Ballroom teachers needed - no experience required

Larinda McRaven

Site Moderator
Staff member
Yes, one of my couples was informed, this past weekend at MIT, that they had pointed out of silver and must dance up to gold. I was thankful that someone was watching the points.
 

Joe

Well-Known Member
Usually your fellow competitors are also keeping an eye on you, as well, if only to kick you up and out of their level.
 
I need advice. I grew up in dance but was new to Ballroom when I noticed an ad with Arthur Murray saying they needed people who love to dance and would train - so no ballroom experience necessary. After two interviews I was asked to sign a contract after a brief explanation of how things would go for the first year. Now, I should have asked more questions but I thought I understood everything they told me. After I signed, training started. Non paid, 5 days a week. This lasted for over a month. Needless to say, my bank account was hurting but I truly enjoy to dance so was excited to start teaching (with on going training). It's gotten better, but I'm not happy with the compensation or the mandatory on going training. We are constantly told we have to go here or there for more training (mostly sales - not dance. I rarely get to dance with any one other than students at parties) and drive between the multiple studios -even out of town. All of this extra time is unpaid. On one hand, I know it's necessary.. but on the other, it's mandatory and makes it impossible for me to hold another job to pay my bills. I've mentioned this and am told to "stick it out", and to generate more lessons so I can make more money. Well, we are not allowed to advertise and there aren't many people rushing through the doors.
Has anyone gone through the training at AM and have advice for me? We fill out our own payslips weekly, and after doing the math... it seems like it would take years upon years before any money would be made. I also noticed that the hours we are paid more for are subtracted twice from the rest of our compensation, so we are still making minimum wage.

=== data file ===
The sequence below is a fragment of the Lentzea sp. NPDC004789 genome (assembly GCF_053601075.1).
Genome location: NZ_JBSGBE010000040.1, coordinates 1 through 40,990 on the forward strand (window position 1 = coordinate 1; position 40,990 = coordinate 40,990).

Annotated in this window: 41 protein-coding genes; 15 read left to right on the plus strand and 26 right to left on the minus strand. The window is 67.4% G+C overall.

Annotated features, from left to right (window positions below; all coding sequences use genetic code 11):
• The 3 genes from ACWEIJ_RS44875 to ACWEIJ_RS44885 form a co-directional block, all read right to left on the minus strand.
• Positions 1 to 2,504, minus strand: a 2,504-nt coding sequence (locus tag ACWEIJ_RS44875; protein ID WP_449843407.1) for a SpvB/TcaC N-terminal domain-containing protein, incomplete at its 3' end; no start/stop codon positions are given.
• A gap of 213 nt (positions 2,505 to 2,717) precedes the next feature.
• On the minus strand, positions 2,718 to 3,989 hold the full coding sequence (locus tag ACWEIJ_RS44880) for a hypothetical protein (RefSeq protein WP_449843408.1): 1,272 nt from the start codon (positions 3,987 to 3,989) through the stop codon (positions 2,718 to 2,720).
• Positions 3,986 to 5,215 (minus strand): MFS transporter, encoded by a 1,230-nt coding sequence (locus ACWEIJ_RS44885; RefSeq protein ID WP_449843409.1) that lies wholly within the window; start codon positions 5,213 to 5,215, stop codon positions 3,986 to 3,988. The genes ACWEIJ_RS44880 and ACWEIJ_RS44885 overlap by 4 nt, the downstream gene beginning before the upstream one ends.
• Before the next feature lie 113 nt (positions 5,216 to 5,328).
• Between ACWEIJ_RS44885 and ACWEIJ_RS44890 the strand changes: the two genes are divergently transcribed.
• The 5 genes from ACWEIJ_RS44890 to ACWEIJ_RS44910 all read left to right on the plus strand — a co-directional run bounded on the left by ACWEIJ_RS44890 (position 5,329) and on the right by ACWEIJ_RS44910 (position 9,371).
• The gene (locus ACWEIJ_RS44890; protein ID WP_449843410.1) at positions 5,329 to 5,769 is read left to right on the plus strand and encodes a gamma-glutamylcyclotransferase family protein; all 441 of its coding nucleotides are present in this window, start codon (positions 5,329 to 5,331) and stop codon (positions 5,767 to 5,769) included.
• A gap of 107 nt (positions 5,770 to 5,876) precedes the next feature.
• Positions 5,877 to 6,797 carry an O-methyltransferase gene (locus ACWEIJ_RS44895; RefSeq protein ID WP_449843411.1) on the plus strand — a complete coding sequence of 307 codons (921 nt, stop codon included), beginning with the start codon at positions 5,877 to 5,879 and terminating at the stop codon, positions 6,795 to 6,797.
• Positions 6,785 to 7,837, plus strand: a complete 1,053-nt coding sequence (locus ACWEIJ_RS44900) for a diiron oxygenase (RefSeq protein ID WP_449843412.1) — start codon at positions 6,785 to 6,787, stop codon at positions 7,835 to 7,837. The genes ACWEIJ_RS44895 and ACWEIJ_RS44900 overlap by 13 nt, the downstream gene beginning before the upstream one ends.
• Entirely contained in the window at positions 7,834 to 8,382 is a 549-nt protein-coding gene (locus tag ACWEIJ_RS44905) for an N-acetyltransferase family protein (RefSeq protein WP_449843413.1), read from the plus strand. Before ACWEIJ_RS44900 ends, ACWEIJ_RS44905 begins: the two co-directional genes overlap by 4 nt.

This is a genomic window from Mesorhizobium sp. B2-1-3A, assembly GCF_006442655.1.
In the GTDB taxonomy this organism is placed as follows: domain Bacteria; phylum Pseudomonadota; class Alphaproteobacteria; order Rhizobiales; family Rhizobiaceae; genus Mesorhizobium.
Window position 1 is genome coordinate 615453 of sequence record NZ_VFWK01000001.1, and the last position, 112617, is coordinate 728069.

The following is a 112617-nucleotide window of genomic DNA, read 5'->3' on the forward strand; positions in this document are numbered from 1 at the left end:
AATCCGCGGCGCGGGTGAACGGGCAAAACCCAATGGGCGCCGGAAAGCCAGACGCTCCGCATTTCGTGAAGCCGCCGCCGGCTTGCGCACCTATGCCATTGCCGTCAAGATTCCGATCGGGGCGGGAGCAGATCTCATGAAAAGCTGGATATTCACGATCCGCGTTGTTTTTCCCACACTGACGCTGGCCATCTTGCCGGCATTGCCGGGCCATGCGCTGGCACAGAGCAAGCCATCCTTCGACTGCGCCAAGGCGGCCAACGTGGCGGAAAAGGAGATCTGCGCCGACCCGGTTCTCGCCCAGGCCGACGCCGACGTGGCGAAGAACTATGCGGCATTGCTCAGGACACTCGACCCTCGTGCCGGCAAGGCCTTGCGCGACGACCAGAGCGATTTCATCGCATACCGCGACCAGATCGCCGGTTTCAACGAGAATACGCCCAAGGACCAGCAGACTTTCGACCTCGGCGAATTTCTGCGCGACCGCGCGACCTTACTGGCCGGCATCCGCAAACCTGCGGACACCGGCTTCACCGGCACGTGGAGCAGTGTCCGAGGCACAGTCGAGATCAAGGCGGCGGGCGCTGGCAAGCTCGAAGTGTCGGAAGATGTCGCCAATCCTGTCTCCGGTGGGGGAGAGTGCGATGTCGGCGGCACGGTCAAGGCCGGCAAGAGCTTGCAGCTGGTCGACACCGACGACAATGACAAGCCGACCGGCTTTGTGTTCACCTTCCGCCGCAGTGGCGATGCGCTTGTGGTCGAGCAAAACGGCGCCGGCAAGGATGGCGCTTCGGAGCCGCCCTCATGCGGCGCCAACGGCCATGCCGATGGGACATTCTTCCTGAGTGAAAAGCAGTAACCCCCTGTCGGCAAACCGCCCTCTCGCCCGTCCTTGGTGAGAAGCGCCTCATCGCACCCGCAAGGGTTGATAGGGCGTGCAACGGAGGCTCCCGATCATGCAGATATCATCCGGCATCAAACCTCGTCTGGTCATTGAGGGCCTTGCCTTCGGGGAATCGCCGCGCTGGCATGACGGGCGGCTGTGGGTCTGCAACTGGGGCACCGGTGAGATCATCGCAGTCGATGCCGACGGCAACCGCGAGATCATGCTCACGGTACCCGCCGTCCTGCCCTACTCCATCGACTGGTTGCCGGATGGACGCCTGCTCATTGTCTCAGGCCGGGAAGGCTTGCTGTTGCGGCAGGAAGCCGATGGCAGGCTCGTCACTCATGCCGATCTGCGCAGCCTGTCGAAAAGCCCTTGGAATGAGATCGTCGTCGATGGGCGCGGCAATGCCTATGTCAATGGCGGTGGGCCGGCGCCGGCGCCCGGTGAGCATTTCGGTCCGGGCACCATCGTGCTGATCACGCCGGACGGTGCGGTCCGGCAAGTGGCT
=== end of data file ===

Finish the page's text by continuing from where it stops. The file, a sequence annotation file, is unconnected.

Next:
Granted, I did go into it realizing that this was a passion and that I shouldn't expect to make a lot of money, especially right away.. but it's not even enough to live on, and the hours make it hard to make money elsewhere (which was originally my plan). It just feels a little sneaky on their behalf.
That being said, I don't want it to seem like I am bashing all AM's. I do like the studio, and the students... I'm just a little lost on how it will pay off in the long run, and would love some other points of view.
Also, has anyone signed a contract before? If it is a year contract, does that mean I cannot leave without having to pay for the training? I have sold some really expensive programs and am not certified yet. Thank you for your input.
 

Bailamosdance

Well-Known Member
Also note that your 'certification' only exists when you are an AM employee. it does not travel with you or have any significance in the dance world, outside your employer.

Has it been 6 weeks yet?
 

chachachacat

Well-Known Member
What is the Feather Award? What are the criteria and/or categories? What does it mean to be the recipient of a Feather Award?
Feather Award is a made- up thing by Cay Cannon. I worked for her and they don't mean so what. At first there were hardly any votes. Cay just made up the winners by who bought the most tickets, I swear to God.
 

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